Vaccines to prevent Ebola are still in their infancy, with experimental-only versions being used only in the most dire of instances. In a new study, scientists question the vaccine’s long-term effectiveness and its impact on the immune system. They also ask: how does the immune response of vaccinated individuals compare with responses of actual Ebola survivors?
The Ebola virus was first discovered in 1976, and the 2014-2016 outbreak in West Africa was the “largest and most complex Ebola outbreak” since the pathogen’s unearthing, according to the World Health Organization (WHO). The infection causes a hemorrhagic fever, meaning it impacts the body’s blood vessels and other organs. The WHO estimates that those infected with the Ebola virus have a 50-50 chance of survival.
The National Institute of Allergy and Infectious Disease explains that while there are currently no vaccines officially licensed to prevent Ebola, an experimental vaccine, rVSV-ZEBOV, has been administered to high-risk individuals in the Democratic Republic of the Congo (DRC) and during clinical trials in West Africa. The vaccine was made by delivering an Ebola protein on the back of a harmless virus, stimulating the immune response to Ebola without actually inducing an infection.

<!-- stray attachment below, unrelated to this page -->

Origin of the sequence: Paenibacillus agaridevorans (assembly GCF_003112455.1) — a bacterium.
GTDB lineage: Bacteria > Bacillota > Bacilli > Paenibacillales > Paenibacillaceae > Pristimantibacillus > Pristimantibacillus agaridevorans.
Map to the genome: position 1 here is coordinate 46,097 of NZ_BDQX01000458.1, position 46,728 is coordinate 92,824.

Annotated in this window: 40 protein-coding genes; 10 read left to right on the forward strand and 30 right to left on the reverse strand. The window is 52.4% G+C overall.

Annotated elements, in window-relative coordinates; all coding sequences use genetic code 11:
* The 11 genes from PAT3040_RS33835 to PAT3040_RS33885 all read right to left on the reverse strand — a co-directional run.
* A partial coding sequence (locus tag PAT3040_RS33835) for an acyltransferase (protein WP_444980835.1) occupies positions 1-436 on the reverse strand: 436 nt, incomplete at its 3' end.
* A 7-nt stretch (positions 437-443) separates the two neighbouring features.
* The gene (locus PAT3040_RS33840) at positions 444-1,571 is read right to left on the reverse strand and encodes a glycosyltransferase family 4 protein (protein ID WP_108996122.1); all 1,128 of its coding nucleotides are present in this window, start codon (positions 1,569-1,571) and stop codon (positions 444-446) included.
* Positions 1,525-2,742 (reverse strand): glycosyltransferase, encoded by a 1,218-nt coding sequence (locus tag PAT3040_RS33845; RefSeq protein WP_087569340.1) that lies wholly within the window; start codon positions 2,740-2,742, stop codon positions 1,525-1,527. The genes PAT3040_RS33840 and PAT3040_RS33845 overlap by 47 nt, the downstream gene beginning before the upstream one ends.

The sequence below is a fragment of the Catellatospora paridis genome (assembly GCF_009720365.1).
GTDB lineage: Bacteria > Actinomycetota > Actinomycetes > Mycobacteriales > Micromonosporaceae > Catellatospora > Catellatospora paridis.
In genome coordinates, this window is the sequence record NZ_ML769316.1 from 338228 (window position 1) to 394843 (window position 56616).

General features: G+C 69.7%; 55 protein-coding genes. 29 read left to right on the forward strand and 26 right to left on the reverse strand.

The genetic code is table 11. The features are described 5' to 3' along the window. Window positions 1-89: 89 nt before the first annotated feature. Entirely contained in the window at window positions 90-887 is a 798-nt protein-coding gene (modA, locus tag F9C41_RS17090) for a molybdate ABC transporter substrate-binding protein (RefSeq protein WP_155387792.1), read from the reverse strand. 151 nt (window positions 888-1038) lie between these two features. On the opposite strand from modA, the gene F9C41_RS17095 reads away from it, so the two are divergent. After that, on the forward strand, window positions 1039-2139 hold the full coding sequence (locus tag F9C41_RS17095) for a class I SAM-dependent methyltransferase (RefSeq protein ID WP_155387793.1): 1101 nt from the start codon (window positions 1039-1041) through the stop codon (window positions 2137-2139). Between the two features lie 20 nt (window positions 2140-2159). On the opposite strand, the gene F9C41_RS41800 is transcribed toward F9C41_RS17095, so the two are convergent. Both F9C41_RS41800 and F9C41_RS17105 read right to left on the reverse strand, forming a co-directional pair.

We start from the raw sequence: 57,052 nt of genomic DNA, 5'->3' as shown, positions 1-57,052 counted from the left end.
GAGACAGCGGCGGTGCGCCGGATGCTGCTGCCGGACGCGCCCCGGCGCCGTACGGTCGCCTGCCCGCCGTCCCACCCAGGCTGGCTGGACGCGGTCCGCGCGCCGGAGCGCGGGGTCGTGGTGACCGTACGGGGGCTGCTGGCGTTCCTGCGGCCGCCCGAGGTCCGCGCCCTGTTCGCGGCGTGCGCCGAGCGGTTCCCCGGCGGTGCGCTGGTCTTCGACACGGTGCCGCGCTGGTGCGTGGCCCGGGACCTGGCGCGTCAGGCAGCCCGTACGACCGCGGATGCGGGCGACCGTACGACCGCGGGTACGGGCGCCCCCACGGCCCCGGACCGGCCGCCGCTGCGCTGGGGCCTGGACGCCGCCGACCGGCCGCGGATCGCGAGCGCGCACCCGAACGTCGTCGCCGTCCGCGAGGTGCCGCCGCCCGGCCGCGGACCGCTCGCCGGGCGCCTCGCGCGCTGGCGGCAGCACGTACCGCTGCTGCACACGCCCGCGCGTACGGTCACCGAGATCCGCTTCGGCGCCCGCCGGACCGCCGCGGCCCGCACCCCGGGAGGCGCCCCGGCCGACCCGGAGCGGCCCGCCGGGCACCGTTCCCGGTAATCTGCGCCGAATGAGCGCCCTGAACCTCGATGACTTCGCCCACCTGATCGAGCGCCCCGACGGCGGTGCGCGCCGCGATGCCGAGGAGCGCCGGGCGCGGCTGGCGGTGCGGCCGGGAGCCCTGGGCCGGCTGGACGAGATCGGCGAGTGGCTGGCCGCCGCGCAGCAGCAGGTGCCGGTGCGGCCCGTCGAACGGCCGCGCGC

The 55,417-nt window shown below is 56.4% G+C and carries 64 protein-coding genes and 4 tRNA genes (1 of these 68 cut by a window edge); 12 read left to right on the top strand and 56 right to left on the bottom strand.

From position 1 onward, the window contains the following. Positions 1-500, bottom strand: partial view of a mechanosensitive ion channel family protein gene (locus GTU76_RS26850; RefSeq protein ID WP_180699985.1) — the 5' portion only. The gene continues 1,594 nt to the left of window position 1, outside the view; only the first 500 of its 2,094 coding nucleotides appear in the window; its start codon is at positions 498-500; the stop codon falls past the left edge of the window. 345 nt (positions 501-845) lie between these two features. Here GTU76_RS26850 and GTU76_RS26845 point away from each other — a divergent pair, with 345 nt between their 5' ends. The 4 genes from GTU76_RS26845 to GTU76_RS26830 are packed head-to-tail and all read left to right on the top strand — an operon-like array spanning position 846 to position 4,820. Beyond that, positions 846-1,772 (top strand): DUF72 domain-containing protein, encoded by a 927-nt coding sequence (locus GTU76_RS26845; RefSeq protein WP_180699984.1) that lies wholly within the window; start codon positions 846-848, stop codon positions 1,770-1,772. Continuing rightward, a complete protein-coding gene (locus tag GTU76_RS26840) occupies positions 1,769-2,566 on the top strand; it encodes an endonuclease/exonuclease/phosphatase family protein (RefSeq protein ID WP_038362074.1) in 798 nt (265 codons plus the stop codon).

The vaccine is difficult to make and often needed in rural locations that are difficult to reach. Currently, the vaccine is usually only given to people in close contact with people who are already infected with Ebola. Researchers from the present study recognized the need to refine the vaccine, tailor it to specific Ebola strains, and understand what needs to change or stay the same for the vaccine to be maximally effective.
Researchers analyzed blood samples from six individuals who had received the Ebola vaccine within the past year. They focused on B cell activity as part of the induced immune response, as these are the immune cells responsible for producing antibodies, and antibodies are responsible for writing the body’s immune memory.
The analysis zeroed in on two specific antibodies, and researchers learned everything they could about them: their lineage, their molecule makeup, and their binding habits. Antibodies neutralize viruses by binding components of their outer membrane, called glycoproteins. Researchers looked specifically at how and where the antibodies bound the Ebola glycoprotein and how that binding neutralized the Ebola virus so well.
They found that the two antibodies bound the glycoprotein on sites associated with its vulnerability, and they bound in a unique way from other antibodies. Additionally, this binding matched the way antibodies bound glycoproteins in samples from actual Ebola survivors.
The current results are promising, but scientists still have a lot of questions to answer on their search for the optimized Ebola vaccine. Next, scientists want to know if the two antibodies observed in the study will be effective against all types of Ebola species.